February 29, 2024

Whole Community News

From Kalapuya lands in the Willamette watershed

Chief Donald ‘Doc’ Slyter was a great man

3 min read
His legacy for generations to come will include preserving and revitalizing the tribe’s culture, his ability to hand-craft beautiful flutes and play, write and share songs often, and his vision to be self-sufficient and never lose sight of our sovereignty.

by the Confederated Tribes of Coos, Lower Umpqua, and Siuslaw Indians

COOS BAY, OREGON – On Saturday, Nov. 4, 2023, after a long battle with cancer, Chief Donald “Doc” Slyter has left this world to rejoin the Creator. He passed at home surrounded by his family. His lifelong perseverance, up until the very end, would certainly make our ancestral warriors proud. Never one to back down or admit defeat, he fought for what he believed was right. He spent nearly his entire life living on the Southern Oregon coast. Chief Slyter was 72.

Chief Slyter served as the chair of the Tribal Council beginning in 1984 until 1987. Later, in April 2015, he was overwhelmingly elected to the Tribal Council. He was elected for a second term in April 2019. In May 2019, he was once again elected as chairman. He remained in office in that elected position until he decided to run and was elected in April 2020 to serve as tribal chief, a position in which he served until his death.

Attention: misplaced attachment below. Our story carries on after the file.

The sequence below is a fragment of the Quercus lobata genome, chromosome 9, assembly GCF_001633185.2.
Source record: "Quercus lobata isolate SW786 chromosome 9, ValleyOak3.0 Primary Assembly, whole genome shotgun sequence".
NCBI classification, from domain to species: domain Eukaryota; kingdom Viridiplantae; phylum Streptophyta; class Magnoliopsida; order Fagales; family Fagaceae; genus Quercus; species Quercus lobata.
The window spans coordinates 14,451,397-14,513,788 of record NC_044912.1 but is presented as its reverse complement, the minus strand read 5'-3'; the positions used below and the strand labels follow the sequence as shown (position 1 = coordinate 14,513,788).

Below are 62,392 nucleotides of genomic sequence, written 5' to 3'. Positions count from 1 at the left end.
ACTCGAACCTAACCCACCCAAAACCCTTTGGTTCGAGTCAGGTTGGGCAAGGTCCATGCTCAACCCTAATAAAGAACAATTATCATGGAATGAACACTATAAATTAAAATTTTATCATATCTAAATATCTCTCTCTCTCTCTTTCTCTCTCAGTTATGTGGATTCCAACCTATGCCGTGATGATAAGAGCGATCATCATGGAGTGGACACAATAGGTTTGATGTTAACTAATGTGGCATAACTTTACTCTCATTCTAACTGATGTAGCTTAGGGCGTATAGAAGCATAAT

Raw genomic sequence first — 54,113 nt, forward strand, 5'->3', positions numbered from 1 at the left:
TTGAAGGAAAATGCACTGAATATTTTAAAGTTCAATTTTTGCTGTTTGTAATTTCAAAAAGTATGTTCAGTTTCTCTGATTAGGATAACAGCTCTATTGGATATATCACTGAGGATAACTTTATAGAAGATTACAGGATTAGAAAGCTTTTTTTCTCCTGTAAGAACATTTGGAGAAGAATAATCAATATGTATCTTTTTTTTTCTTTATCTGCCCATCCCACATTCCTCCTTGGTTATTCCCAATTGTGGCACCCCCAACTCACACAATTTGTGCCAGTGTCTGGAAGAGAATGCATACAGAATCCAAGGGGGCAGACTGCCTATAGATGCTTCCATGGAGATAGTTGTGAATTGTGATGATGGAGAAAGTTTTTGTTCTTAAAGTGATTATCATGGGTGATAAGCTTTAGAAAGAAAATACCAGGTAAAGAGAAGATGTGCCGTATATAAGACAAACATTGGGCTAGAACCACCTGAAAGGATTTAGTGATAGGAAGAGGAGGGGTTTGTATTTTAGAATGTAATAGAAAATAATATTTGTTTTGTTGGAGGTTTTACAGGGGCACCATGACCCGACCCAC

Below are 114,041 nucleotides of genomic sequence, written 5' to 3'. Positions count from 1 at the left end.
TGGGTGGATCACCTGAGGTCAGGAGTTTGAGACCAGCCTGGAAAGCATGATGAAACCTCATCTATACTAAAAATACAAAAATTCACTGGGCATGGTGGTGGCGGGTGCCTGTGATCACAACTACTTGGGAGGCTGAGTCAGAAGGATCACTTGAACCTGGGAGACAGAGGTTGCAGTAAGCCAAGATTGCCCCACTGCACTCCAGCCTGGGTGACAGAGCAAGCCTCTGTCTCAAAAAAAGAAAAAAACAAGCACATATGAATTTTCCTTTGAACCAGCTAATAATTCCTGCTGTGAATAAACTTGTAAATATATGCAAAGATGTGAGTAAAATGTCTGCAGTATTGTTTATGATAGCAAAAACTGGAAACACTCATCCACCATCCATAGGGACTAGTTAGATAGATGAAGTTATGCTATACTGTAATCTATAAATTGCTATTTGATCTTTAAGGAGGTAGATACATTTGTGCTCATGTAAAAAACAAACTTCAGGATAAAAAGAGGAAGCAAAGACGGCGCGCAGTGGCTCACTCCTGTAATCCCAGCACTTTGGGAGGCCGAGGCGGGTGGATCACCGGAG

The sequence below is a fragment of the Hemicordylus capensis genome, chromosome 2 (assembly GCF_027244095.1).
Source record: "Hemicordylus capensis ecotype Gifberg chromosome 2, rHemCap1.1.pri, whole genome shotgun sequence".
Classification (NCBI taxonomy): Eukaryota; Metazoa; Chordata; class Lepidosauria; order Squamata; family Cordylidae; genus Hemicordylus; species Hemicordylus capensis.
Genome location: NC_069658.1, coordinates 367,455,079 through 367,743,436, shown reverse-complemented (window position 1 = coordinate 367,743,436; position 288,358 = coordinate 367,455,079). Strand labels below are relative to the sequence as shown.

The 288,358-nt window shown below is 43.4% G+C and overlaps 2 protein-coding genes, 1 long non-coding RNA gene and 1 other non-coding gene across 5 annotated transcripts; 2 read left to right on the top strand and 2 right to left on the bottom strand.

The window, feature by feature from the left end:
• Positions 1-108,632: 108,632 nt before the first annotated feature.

His lifetime was filled with deep dedications to the tribe, through attending many events, networking with other tribes up and down the west coast, hosting community members and partners and so many he called “friends” in visits to those most sacred places. He attended countless meetings with state, federal, and local agencies advocating for the restoration of lands, water, fish and wildlife, participating on various boards such as the tribe’s Gaming Facility Operational Review Board and was active with tribal committees, none more important to him than the Culture Committee.

Chief Slyter was married to his wife Debbie for 50 years, yet another testimony of his commitment and determination. His lifelong involvement with the tribe gave him the opportunity to witness the passage of federal legislation in 1984 that federally recognizes the tribes. Never content, Chief Slyter felt an obligation not only to those tribal members today, but also those of future generations. His presence will be missed by many. Without doubt, his spirit will watch over all friends and family.

His mission and goals and positive influence in areas of preservation and revitalizing of all aspects of the tribe’s culture, his ability to hand-craft beautiful flutes and play, write and share songs often, his vision for us to one day be self-sufficient and never lose sight of our sovereignty will be his legacy for generations to come.

Brad Kneaper, chair of the Tribal Council, stated, “It is with a heavy heart and expressed sadness to learn of the passing of our beloved Chief Doc Slyter. Chief was a great man, a mentor and a friend to me and many others. I have known him for nearly 20 years and since I came to work for the tribe back in 2004, he always had a word of wisdom for me. I have enjoyed working with him and will miss the talks and interaction as he was very instrumental in our decision-making process. We did not always agree, but we always treated each other with respect and came away with a smile. My heart goes out to the family and the tribal membership. It is never goodbye Chief, but we will see you again.”

For information about services for Chief Slyter, please contact the Coos Bay Chapel. Please feel free to reach out to Tribal Council during this difficult time for our tribe.

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